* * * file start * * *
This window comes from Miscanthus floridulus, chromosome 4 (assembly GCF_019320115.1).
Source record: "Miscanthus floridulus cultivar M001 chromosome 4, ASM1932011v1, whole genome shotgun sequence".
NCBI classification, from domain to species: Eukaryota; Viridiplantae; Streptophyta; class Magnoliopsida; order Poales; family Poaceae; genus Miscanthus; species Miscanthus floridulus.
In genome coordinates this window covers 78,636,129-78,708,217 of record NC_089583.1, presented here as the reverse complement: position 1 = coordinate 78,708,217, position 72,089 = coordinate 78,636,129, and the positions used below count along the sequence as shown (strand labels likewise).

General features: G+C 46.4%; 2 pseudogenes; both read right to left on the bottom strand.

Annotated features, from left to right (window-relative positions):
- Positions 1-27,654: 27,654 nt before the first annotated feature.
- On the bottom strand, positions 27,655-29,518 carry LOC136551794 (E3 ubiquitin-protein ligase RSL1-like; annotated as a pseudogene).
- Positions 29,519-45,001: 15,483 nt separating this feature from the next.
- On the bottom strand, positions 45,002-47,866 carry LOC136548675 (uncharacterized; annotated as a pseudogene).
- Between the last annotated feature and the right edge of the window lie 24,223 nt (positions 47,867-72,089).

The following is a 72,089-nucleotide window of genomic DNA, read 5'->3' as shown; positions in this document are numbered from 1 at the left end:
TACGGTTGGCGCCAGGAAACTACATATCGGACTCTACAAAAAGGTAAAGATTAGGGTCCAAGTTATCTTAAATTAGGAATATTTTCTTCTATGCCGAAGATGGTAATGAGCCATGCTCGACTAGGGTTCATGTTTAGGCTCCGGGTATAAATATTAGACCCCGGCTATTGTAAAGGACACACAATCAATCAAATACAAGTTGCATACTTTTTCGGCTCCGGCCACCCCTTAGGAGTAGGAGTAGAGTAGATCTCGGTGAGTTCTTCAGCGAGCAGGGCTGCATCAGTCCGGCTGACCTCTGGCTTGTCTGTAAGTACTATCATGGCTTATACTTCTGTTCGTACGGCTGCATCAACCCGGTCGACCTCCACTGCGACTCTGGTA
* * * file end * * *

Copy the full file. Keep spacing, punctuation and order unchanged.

This window comes from Miscanthus floridulus, chromosome 4 (assembly GCF_019320115.1).
Source record: "Miscanthus floridulus cultivar M001 chromosome 4, ASM1932011v1, whole genome shotgun sequence".
NCBI classification, from domain to species: Eukaryota; Viridiplantae; Streptophyta; class Magnoliopsida; order Poales; family Poaceae; genus Miscanthus; species Miscanthus floridulus.
In genome coordinates this window covers 78,636,129-78,708,217 of record NC_089583.1, presented here as the reverse complement: position 1 = coordinate 78,708,217, position 72,089 = coordinate 78,636,129, and the positions used below count along the sequence as shown (strand labels likewise).

General features: G+C 46.4%; 2 pseudogenes; both read right to left on the bottom strand.

Annotated features, from left to right (window-relative positions):
- Positions 1-27,654: 27,654 nt before the first annotated feature.
- On the bottom strand, positions 27,655-29,518 carry LOC136551794 (E3 ubiquitin-protein ligase RSL1-like; annotated as a pseudogene).
- Positions 29,519-45,001: 15,483 nt separating this feature from the next.
- On the bottom strand, positions 45,002-47,866 carry LOC136548675 (uncharacterized; annotated as a pseudogene).
- Between the last annotated feature and the right edge of the window lie 24,223 nt (positions 47,867-72,089).

The following is a 72,089-nucleotide window of genomic DNA, read 5'->3' as shown; positions in this document are numbered from 1 at the left end:
TACGGTTGGCGCCAGGAAACTACATATCGGACTCTACAAAAAGGTAAAGATTAGGGTCCAAGTTATCTTAAATTAGGAATATTTTCTTCTATGCCGAAGATGGTAATGAGCCATGCTCGACTAGGGTTCATGTTTAGGCTCCGGGTATAAATATTAGACCCCGGCTATTGTAAAGGACACACAATCAATCAAATACAAGTTGCATACTTTTTCGGCTCCGGCCACCCCTTAGGAGTAGGAGTAGAGTAGATCTCGGTGAGTTCTTCAGCGAGCAGGGCTGCATCAGTCCGGCTGACCTCTGGCTTGTCTGTAAGTACTATCATGGCTTATACTTCTGTTCGTACGGCTGCATCAACCCGGTCGACCTCCACTGCGACTCTGGTA